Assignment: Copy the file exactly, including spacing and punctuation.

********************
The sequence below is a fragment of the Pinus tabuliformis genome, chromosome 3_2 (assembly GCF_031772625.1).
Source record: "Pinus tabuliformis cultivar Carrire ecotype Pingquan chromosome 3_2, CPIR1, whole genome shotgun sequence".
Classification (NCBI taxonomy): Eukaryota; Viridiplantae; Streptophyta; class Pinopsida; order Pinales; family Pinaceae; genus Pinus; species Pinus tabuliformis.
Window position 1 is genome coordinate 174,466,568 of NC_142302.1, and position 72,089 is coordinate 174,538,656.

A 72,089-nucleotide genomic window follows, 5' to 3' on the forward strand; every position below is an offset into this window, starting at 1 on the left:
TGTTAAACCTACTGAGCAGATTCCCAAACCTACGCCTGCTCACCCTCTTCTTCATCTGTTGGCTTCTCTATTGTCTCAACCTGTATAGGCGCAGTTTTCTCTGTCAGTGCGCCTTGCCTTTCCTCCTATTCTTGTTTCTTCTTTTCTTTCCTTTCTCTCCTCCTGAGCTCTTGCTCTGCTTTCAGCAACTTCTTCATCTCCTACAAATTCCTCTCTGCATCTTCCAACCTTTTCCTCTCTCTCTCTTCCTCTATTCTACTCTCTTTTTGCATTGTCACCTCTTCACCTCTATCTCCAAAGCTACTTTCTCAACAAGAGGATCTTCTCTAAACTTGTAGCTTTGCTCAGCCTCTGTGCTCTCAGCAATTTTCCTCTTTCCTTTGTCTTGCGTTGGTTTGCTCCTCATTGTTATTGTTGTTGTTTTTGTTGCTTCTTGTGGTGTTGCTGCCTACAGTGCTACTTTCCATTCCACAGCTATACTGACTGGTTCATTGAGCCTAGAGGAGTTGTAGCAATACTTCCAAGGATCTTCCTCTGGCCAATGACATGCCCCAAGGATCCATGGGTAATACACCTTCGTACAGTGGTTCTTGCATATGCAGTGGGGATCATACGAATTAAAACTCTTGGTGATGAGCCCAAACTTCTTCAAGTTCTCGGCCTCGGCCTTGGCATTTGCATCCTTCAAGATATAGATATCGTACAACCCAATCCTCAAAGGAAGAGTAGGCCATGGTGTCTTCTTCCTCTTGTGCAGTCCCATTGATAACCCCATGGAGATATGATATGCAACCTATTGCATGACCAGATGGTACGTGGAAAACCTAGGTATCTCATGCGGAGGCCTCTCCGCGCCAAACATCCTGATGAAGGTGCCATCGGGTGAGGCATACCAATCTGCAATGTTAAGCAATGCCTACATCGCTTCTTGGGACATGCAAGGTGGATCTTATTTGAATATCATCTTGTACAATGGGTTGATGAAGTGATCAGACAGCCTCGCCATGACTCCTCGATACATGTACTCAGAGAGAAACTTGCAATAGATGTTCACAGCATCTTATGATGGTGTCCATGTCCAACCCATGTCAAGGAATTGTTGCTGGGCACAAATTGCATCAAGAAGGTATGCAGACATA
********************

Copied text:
The sequence below is a fragment of the Pinus tabuliformis genome, chromosome 3_2 (assembly GCF_031772625.1).
Source record: "Pinus tabuliformis cultivar Carrire ecotype Pingquan chromosome 3_2, CPIR1, whole genome shotgun sequence".
Classification (NCBI taxonomy): Eukaryota; Viridiplantae; Streptophyta; class Pinopsida; order Pinales; family Pinaceae; genus Pinus; species Pinus tabuliformis.
Window position 1 is genome coordinate 174,466,568 of NC_142302.1, and position 72,089 is coordinate 174,538,656.

A 72,089-nucleotide genomic window follows, 5' to 3' on the forward strand; every position below is an offset into this window, starting at 1 on the left:
TGTTAAACCTACTGAGCAGATTCCCAAACCTACGCCTGCTCACCCTCTTCTTCATCTGTTGGCTTCTCTATTGTCTCAACCTGTATAGGCGCAGTTTTCTCTGTCAGTGCGCCTTGCCTTTCCTCCTATTCTTGTTTCTTCTTTTCTTTCCTTTCTCTCCTCCTGAGCTCTTGCTCTGCTTTCAGCAACTTCTTCATCTCCTACAAATTCCTCTCTGCATCTTCCAACCTTTTCCTCTCTCTCTCTTCCTCTATTCTACTCTCTTTTTGCATTGTCACCTCTTCACCTCTATCTCCAAAGCTACTTTCTCAACAAGAGGATCTTCTCTAAACTTGTAGCTTTGCTCAGCCTCTGTGCTCTCAGCAATTTTCCTCTTTCCTTTGTCTTGCGTTGGTTTGCTCCTCATTGTTATTGTTGTTGTTTTTGTTGCTTCTTGTGGTGTTGCTGCCTACAGTGCTACTTTCCATTCCACAGCTATACTGACTGGTTCATTGAGCCTAGAGGAGTTGTAGCAATACTTCCAAGGATCTTCCTCTGGCCAATGACATGCCCCAAGGATCCATGGGTAATACACCTTCGTACAGTGGTTCTTGCATATGCAGTGGGGATCATACGAATTAAAACTCTTGGTGATGAGCCCAAACTTCTTCAAGTTCTCGGCCTCGGCCTTGGCATTTGCATCCTTCAAGATATAGATATCGTACAACCCAATCCTCAAAGGAAGAGTAGGCCATGGTGTCTTCTTCCTCTTGTGCAGTCCCATTGATAACCCCATGGAGATATGATATGCAACCTATTGCATGACCAGATGGTACGTGGAAAACCTAGGTATCTCATGCGGAGGCCTCTCCGCGCCAAACATCCTGATGAAGGTGCCATCGGGTGAGGCATACCAATCTGCAATGTTAAGCAATGCCTACATCGCTTCTTGGGACATGCAAGGTGGATCTTATTTGAATATCATCTTGTACAATGGGTTGATGAAGTGATCAGACAGCCTCGCCATGACTCCTCGATACATGTACTCAGAGAGAAACTTGCAATAGATGTTCACAGCATCTTATGATGGTGTCCATGTCCAACCCATGTCAAGGAATTGTTGCTGGGCACAAATTGCATCAAGAAGGTATGCAGACATA